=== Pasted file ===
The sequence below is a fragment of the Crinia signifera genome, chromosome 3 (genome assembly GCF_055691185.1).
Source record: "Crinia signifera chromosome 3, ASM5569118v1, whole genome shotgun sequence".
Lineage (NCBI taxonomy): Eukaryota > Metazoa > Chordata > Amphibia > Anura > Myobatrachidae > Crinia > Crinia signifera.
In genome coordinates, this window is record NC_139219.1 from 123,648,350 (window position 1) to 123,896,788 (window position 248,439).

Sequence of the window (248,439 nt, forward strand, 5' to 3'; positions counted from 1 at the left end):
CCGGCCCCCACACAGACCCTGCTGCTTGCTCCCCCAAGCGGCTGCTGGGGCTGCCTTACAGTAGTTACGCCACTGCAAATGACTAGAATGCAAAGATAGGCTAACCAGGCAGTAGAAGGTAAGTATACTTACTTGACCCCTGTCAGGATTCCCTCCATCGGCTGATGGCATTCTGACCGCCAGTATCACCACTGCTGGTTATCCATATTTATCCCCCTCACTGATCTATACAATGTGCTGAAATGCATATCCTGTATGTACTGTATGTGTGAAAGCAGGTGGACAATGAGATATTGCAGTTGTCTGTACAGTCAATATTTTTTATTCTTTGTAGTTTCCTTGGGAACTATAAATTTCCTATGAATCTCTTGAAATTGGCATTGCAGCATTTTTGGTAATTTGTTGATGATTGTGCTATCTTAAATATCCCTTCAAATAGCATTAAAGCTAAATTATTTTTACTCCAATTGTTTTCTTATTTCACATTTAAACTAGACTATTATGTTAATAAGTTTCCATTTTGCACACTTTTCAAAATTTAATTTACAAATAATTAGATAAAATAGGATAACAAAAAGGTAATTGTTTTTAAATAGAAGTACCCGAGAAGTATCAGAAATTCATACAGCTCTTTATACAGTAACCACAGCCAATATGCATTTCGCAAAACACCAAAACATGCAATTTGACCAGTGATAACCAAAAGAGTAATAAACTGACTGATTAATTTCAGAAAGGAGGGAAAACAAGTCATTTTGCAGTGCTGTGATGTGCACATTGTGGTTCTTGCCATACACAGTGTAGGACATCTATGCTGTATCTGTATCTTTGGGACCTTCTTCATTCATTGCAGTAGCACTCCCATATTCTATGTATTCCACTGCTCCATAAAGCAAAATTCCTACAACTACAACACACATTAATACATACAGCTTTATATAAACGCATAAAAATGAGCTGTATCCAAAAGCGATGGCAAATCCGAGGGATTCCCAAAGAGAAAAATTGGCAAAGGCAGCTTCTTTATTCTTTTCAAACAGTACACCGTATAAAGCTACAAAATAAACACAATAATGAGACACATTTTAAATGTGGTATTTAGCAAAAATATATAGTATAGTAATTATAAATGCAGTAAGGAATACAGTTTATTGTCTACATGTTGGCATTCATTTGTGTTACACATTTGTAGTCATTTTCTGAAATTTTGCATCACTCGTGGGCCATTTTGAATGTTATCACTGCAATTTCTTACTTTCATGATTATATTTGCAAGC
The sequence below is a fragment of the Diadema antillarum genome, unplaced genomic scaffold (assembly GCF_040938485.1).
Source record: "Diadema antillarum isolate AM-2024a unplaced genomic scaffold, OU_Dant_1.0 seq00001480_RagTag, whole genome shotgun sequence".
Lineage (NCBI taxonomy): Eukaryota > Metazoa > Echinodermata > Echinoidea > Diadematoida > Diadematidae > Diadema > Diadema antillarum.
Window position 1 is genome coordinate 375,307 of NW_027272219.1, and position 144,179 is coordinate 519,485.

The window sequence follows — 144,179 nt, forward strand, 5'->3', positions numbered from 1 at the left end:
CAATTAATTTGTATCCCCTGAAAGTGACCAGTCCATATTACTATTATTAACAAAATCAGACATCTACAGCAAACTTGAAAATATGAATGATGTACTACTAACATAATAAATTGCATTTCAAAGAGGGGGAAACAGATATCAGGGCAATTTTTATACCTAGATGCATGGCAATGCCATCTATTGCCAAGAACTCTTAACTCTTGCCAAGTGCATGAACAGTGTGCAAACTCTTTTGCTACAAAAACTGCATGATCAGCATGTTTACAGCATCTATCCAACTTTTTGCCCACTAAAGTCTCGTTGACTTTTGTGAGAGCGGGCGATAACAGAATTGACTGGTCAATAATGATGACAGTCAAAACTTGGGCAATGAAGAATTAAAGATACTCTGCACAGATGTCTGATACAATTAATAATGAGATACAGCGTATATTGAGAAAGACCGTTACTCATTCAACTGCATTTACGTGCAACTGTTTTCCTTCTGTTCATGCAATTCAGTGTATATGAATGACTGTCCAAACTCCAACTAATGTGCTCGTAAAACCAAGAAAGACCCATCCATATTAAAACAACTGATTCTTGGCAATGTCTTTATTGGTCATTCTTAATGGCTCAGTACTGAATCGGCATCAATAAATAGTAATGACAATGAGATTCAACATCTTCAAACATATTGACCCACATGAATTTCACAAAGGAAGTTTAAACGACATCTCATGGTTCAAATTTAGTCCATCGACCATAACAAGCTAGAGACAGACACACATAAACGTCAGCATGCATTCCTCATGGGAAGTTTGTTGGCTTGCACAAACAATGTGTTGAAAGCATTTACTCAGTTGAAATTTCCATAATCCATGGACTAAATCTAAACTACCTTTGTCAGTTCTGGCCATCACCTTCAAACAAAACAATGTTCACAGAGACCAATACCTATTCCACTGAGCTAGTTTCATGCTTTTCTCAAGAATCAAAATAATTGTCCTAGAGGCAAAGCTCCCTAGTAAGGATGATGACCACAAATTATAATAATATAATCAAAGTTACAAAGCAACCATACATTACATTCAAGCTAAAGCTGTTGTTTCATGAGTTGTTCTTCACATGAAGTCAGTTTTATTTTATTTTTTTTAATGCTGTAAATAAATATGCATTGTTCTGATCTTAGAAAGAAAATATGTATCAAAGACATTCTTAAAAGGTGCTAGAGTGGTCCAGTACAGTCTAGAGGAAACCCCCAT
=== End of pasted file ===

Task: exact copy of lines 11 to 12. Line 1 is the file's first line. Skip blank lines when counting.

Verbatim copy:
The window sequence follows — 144,179 nt, forward strand, 5'->3', positions numbered from 1 at the left end:
CAATTAATTTGTATCCCCTGAAAGTGACCAGTCCATATTACTATTATTAACAAAATCAGACATCTACAGCAAACTTGAAAATATGAATGATGTACTACTAACATAATAAATTGCATTTCAAAGAGGGGGAAACAGATATCAGGGCAATTTTTATACCTAGATGCATGGCAATGCCATCTATTGCCAAGAACTCTTAACTCTTGCCAAGTGCATGAACAGTGTGCAAACTCTTTTGCTACAAAAACTGCATGATCAGCATGTTTACAGCATCTATCCAACTTTTTGCCCACTAAAGTCTCGTTGACTTTTGTGAGAGCGGGCGATAACAGAATTGACTGGTCAATAATGATGACAGTCAAAACTTGGGCAATGAAGAATTAAAGATACTCTGCACAGATGTCTGATACAATTAATAATGAGATACAGCGTATATTGAGAAAGACCGTTACTCATTCAACTGCATTTACGTGCAACTGTTTTCCTTCTGTTCATGCAATTCAGTGTATATGAATGACTGTCCAAACTCCAACTAATGTGCTCGTAAAACCAAGAAAGACCCATCCATATTAAAACAACTGATTCTTGGCAATGTCTTTATTGGTCATTCTTAATGGCTCAGTACTGAATCGGCATCAATAAATAGTAATGACAATGAGATTCAACATCTTCAAACATATTGACCCACATGAATTTCACAAAGGAAGTTTAAACGACATCTCATGGTTCAAATTTAGTCCATCGACCATAACAAGCTAGAGACAGACACACATAAACGTCAGCATGCATTCCTCATGGGAAGTTTGTTGGCTTGCACAAACAATGTGTTGAAAGCATTTACTCAGTTGAAATTTCCATAATCCATGGACTAAATCTAAACTACCTTTGTCAGTTCTGGCCATCACCTTCAAACAAAACAATGTTCACAGAGACCAATACCTATTCCACTGAGCTAGTTTCATGCTTTTCTCAAGAATCAAAATAATTGTCCTAGAGGCAAAGCTCCCTAGTAAGGATGATGACCACAAATTATAATAATATAATCAAAGTTACAAAGCAACCATACATTACATTCAAGCTAAAGCTGTTGTTTCATGAGTTGTTCTTCACATGAAGTCAGTTTTATTTTATTTTTTTTAATGCTGTAAATAAATATGCATTGTTCTGATCTTAGAAAGAAAATATGTATCAAAGACATTCTTAAAAGGTGCTAGAGTGGTCCAGTACAGTCTAGAGGAAACCCCCAT